Dr. Brook is listed as one of the 10 Top World's Experts in sinusitis.

Epidemology and Diagnosis of Sinusitis


Epidemiology of Bacterial Sinusitis:

• Viral bacterial sinusitis develops in 90% of patients with a viral upper respiratory tract infection (“cold”).
• Bacterial sinusitis has a seasonal pattern, associated with “cold” epidemics that occur in the autumn, winter, and spring, and are less common during the summer. Typically, rhinoviruses occur in early autumn and late spring, while respiratory syncytial virus, influenza virus, and coronavirus strike in early spring and winter.
• Acute bacterial sinusitis occurs in 0.5% to 2% of individuals with viral infections (colds) (about 20 million Americans yearly).
• The economic impact of rhinosinusitis is considerable.

Viral upper respiratory infection can lead to acute bacterial infection (where aerobes predominate) ultimately to chronic one (where anaerobes predominate).


Bacterial sinusitis can be classified chronologically into 5 categories:

Acute: 10 days to 4 weeks
Recurrent acute: 4 episodes of acute per year
Subacute: 4–12 weeks
Chronic: > 12 weeks
Acute exacerbation of chronic: Worsening infection, returning to chronic baseline

Definitions of bacterial sinusitis
Definitions of bacterial sinusitis
Length of infection
10 days to 4 weeks
Recurrent acute
³ 4 episodes of acute per year
4–12 weeks
> 12 weeks
Acute exacerbation of chronic
Worsening infection, returning to chronic baseline

Clinical Diagnosis of Bacterial Sinusitis:

Establishing a diagnosis may be difficult because differentiation must be made between allergic rhinitis and other causes of head or facial pain, asthma, and dental disorders. An allergic etiology can be confirmed by establishing a history of nasal symptoms and a history of allergy.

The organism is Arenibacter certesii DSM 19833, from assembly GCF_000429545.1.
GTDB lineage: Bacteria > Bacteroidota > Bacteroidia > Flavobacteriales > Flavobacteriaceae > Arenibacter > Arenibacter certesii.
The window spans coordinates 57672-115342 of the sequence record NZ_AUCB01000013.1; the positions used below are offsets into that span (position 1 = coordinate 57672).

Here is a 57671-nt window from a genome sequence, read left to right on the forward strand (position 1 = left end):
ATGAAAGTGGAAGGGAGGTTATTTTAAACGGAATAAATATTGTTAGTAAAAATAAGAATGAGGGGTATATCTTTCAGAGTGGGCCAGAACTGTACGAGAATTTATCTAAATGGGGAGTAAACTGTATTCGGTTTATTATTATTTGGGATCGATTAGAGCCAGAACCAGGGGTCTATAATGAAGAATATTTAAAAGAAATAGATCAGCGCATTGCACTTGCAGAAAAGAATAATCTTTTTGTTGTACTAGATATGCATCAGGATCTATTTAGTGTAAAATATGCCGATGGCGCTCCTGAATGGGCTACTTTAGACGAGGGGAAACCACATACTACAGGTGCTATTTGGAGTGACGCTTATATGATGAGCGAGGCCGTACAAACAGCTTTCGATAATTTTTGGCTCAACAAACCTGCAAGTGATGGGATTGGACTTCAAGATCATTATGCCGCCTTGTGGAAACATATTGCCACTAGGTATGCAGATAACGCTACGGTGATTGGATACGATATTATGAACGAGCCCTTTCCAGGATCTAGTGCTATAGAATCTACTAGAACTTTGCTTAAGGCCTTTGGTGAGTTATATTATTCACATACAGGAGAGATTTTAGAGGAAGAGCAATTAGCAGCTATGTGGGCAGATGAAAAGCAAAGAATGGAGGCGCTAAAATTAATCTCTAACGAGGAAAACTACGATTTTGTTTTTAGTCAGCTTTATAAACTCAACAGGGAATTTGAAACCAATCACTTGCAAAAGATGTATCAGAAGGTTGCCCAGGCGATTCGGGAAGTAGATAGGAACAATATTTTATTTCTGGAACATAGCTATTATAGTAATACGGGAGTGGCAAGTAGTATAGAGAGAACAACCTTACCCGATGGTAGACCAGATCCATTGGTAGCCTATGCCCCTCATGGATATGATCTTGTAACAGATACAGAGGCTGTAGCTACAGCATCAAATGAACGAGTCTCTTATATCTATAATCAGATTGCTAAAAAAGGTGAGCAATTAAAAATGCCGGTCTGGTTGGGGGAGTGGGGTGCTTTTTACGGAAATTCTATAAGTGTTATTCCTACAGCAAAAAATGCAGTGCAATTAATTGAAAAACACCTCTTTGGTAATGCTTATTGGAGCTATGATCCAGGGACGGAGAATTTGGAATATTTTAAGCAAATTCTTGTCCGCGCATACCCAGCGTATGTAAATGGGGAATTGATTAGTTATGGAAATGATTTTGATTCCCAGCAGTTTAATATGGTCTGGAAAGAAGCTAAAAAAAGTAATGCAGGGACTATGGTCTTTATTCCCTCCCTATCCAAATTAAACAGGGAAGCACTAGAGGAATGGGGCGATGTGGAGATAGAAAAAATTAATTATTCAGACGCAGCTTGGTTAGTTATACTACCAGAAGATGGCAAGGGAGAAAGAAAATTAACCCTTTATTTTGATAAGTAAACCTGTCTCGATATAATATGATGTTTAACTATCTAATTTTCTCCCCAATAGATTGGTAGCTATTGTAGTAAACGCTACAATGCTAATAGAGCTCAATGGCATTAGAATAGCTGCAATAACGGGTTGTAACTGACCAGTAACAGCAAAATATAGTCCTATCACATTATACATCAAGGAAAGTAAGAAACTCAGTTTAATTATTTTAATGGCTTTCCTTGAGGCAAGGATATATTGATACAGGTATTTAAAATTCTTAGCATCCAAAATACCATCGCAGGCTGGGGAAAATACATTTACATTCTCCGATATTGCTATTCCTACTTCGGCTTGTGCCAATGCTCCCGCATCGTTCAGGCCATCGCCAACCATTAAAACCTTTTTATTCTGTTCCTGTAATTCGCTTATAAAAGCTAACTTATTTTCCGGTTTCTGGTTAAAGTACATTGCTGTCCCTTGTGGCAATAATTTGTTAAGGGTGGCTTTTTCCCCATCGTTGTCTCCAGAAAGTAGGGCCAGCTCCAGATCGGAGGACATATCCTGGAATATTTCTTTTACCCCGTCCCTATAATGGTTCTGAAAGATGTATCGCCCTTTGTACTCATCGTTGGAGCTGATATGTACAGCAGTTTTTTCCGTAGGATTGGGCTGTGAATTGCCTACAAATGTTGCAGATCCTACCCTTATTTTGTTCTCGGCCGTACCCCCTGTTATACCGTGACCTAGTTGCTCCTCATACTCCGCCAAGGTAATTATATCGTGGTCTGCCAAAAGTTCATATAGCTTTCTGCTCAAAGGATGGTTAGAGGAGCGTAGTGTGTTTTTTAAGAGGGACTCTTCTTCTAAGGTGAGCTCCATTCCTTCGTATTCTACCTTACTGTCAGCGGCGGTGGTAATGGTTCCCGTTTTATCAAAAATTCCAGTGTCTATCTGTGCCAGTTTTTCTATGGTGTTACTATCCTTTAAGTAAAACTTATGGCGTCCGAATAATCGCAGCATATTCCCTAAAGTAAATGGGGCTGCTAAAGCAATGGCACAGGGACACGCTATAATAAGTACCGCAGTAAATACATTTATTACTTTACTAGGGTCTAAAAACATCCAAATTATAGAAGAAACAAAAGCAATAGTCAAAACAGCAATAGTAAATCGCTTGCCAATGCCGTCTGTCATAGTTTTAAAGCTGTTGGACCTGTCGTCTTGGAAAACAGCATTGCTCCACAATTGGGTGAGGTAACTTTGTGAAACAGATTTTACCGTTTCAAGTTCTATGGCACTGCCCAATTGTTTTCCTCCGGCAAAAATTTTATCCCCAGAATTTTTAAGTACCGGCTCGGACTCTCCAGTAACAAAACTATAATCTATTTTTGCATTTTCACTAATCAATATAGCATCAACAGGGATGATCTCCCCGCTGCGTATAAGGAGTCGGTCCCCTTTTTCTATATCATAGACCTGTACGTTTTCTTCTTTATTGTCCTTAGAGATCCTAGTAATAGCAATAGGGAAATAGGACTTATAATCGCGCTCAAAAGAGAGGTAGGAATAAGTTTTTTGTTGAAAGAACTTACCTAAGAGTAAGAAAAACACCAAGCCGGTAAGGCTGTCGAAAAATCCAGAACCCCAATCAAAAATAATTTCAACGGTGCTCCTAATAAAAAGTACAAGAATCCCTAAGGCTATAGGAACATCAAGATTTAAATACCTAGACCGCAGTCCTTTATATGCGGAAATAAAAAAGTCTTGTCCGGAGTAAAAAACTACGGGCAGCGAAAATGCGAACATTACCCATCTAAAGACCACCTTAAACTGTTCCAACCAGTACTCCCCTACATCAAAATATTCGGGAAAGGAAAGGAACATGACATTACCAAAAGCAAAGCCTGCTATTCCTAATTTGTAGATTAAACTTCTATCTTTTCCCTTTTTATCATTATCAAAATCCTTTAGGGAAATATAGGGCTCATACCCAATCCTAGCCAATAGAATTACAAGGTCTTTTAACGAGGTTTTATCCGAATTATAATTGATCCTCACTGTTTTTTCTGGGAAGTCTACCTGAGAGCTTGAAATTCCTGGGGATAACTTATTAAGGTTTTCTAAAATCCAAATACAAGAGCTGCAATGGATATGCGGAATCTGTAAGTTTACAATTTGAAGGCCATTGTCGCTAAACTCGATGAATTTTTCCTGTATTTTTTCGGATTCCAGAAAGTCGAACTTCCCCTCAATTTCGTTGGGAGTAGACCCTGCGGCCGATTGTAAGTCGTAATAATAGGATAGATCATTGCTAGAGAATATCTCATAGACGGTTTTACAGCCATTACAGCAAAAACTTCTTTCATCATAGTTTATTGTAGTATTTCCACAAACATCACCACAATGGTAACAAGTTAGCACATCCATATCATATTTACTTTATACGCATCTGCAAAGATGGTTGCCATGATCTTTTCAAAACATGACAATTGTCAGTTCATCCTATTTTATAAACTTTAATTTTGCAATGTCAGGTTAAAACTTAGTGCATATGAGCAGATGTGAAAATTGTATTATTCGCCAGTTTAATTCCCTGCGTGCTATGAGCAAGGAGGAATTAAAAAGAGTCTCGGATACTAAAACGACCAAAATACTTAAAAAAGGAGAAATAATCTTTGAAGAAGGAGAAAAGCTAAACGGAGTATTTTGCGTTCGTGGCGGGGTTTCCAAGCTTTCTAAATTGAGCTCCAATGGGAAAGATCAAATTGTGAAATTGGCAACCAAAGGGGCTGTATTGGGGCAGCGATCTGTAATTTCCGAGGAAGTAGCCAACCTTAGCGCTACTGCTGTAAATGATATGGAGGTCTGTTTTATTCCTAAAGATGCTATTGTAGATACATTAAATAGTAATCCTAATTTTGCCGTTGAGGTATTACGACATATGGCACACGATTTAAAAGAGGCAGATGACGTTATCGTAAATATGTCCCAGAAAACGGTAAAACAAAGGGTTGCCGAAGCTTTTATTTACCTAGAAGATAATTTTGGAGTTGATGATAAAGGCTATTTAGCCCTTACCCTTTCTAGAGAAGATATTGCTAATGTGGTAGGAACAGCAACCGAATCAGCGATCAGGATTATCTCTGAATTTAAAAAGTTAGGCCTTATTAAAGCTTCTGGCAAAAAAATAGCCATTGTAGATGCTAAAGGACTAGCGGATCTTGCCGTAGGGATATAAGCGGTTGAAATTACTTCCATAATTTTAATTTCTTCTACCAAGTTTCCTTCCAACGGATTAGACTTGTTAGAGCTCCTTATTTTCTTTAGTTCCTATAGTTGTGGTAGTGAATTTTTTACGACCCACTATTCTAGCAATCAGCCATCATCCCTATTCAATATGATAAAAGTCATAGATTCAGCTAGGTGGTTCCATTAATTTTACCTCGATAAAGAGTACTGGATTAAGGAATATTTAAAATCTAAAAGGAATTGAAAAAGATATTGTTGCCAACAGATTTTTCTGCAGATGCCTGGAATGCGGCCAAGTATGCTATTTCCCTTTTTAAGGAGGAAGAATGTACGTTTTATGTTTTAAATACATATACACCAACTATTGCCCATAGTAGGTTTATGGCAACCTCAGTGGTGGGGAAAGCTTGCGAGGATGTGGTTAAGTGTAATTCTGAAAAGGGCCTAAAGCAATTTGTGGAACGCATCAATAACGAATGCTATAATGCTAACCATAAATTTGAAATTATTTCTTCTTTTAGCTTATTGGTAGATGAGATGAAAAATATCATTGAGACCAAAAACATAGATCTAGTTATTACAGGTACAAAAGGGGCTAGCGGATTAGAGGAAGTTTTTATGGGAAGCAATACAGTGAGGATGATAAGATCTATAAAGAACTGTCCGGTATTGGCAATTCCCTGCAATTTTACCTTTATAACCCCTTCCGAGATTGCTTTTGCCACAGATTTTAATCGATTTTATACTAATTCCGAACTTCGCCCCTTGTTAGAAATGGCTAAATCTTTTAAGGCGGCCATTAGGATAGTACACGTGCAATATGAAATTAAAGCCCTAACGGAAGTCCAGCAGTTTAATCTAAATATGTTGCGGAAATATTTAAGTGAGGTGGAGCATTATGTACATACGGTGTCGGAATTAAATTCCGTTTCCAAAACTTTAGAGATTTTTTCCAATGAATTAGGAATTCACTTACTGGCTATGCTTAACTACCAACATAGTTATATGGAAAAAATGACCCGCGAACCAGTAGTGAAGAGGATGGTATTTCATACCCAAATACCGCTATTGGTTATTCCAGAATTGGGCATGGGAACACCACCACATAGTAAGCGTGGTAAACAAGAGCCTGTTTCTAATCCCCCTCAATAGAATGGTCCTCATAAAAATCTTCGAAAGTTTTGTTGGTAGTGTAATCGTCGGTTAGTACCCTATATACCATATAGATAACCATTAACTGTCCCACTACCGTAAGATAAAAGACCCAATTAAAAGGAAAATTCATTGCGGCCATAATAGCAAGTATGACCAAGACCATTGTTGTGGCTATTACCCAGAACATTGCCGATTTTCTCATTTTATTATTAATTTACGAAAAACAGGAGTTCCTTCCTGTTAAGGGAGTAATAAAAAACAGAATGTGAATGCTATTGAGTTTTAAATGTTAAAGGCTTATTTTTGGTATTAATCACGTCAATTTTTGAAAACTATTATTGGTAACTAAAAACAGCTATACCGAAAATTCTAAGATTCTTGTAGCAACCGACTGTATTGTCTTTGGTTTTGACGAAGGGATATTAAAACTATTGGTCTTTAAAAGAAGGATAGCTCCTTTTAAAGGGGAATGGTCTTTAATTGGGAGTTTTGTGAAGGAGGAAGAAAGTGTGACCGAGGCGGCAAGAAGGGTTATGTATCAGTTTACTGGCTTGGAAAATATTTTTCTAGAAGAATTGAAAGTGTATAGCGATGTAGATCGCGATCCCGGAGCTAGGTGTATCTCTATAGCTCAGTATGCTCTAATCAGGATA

Medical history, symptoms, and findings suggestive of allergy

Past episodes of allergy that responded to antihistamines and anti-inflammatory agents


Skin and food allergies
Allergies in close relatives
Itching of ears, nose, and eyes

Paroxysms of sneezing exacerbated by external factors (e.g., animal exposure, dust)
Pale, swollen, purple inferior turbinate

Evidence of atopy such as eczema, urticaria, or asthma

Allergic nasal crease

The most predictive clinical signs and symptoms of bacterial sinusitis in adults and children are pressure and pain, thick nasal discharge, fever and cough or irritability. Allergy is associated with itchy, runny nose, thin watery nasal discharge, history of seasonal allergy and other allergic symptoms.

Practical Criteria:

Practical criteria for the diagnosis of bacterial sinusitis are based on either major or minor symptoms, signs, and findings. The major ones are facial pain, congestion, nasal discharge, fever (for acute sinusitis), and purulence. Minor criteria are headache, halitosis, fatigue, dental pain, and cough. The presence of bacterial sinusitis is suspected when at least two major or one major and two minor criteria are found.

Major and minor criteria of bacterial sinusitis*
Major criteria
Minor criteria
Facial pain/pressure (requires a second major criterion to constitute a suggestive history)
Facial congestion/fullness
Fever (for subacute and chronic sinusitis)
Nasal congestion/obstruction
Nasal discharge/purulence/discoloured postnasal drainage
Dental pain
Fever (for acute sinusitis; requires a second major criterion to constitute a strong history)
Purulence on intranasal examination
Ear pain/pressure/fullness